The second night the hut fills with a team of young men in their twenties. Scarley studies them closely. They have no interest in any of us and certainly not her. This is going to be a boring evening. They sit around a table playing some game, completely ignoring us. She watches for a bit and then she starts asking simple questions. Their names. She wants to guess their birthdays, how old they are, the month they were born. She wants them to guess hers. In no time they are caught in her spell, and it lasts for hours. The hut fills with excitement.

I play the mother role. I provide a lighter for their gas burner, as they’ve forgotten to bring one, and I remind them their water is boiling dry when they are distracted. A few other people arrive before dark and the evening turns very convivial.

Next day we walk down. How I love these long walks. We have sunshine and rain, coats on and coats off. Our packs are lighter, and as always there is extra food we needn’t have brought. We have hours ahead of us, trudging over the mud and leaves and twigs and stones, carrying our packs. It’s exhilarating when I feel strong. I wonder what the girls like about it? The challenge? The bush? The simplicity? Using their bodies? Being part of a team? Doing what their bodies are built to do and take pleasure in?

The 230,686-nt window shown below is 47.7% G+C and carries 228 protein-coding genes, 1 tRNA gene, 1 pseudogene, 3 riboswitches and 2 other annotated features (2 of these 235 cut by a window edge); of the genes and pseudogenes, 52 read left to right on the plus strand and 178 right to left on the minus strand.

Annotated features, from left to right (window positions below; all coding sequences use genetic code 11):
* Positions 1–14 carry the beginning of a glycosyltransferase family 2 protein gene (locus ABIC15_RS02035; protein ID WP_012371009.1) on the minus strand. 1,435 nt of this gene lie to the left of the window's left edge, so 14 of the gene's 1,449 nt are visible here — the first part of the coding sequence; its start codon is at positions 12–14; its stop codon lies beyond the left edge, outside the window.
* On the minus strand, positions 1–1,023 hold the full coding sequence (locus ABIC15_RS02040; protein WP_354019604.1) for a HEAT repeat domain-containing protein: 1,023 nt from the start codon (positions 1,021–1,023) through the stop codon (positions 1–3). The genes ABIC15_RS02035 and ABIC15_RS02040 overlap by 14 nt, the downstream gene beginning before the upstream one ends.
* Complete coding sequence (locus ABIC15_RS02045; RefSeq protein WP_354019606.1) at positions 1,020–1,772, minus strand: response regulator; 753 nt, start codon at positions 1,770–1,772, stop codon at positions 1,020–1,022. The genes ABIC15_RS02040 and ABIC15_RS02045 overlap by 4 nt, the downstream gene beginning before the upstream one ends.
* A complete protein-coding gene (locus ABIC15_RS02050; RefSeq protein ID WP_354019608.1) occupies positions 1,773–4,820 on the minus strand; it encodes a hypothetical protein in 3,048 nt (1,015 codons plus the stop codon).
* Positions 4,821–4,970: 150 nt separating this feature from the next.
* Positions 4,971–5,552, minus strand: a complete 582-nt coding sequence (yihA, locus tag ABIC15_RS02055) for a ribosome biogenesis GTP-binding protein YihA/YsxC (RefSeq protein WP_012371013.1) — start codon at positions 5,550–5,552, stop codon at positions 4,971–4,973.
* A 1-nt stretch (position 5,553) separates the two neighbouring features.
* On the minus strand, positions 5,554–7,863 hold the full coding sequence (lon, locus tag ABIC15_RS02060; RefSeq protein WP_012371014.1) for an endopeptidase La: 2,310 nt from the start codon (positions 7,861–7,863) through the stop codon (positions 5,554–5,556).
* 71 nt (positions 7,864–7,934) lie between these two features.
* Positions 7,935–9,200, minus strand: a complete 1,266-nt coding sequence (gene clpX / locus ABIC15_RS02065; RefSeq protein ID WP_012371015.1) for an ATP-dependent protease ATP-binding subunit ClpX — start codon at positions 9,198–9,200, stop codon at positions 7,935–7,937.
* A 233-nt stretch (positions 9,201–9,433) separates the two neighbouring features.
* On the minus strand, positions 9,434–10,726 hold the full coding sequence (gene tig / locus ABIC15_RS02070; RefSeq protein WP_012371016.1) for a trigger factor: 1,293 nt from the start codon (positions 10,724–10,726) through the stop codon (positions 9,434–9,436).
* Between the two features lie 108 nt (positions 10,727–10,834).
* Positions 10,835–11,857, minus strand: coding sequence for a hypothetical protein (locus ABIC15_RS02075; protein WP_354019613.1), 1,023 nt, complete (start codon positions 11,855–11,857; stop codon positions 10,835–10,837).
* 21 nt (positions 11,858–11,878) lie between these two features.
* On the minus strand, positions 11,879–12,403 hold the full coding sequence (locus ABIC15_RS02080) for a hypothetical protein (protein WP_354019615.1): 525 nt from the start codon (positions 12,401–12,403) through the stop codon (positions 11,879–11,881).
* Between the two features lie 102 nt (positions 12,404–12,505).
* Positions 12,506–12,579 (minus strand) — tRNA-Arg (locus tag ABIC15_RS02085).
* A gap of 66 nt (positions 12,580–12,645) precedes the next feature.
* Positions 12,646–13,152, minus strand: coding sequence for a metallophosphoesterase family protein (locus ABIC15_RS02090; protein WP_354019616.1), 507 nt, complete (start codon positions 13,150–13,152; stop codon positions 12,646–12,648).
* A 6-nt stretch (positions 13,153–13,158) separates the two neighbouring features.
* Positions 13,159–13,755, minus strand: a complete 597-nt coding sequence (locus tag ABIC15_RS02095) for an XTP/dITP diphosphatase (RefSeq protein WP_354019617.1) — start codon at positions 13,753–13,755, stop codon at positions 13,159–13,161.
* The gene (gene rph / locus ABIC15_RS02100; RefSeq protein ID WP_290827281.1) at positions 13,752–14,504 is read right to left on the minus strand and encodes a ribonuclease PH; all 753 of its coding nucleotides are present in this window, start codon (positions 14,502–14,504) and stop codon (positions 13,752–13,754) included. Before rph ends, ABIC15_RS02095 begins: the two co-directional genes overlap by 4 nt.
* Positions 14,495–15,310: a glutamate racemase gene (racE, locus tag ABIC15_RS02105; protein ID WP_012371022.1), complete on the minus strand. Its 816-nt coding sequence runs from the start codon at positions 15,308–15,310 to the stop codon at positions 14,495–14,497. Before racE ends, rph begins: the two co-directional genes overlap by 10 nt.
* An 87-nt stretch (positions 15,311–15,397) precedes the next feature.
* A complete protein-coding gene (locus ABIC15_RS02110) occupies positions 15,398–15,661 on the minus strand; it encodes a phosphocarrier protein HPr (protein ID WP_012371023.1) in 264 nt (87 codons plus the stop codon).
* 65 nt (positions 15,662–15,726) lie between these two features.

My body is made for walking miles a day with a load. It feels right. I mostly like that the ground never lets me go. It meets me every step of the way. I step down onto the ground, and then in some miraculous way this stepping force is returned to me to propel me forwards. Me and the earth are very close. I like the bush for the same reason. We exchange O2 and CO2, we co-evolved. Without plants I wouldn’t be here, and plants thrive on my CO2. I am enmeshed in very fundamental relationships.

We arrive back down to the car park safely. Lalita is where we left her. There’s always that moment before seeing, of not being sure. I don’t let worry out until the very last minute. Texts fly out all directions. We made it up and down the mountain. No one else has climbed the mountain (except Aria’s Dad) and we’ve done it twice! Laura, Aria’s Mum, my daughter, is keen to join us on the next leg of our adventure. I’m keen for her to come – I’d love some adult company and some help with these noisy high-spirited girls, who still leave everything tossed out of their bags before diving into a new upside-down antic in the back of the van.

We will head off pretty much straightaway for Pureora Forest Park and stop overnight on the way. Its just over a 100 km, a two hour drive for us, but I’m not keen to arrive late-and-tired with dinner still to be cooked. Laura will meet us tomorrow with four year old Asher and we’ll climb Pureora together.

– Dyana Wells, Raglan Whaingaroa, New Zealand Aotearoa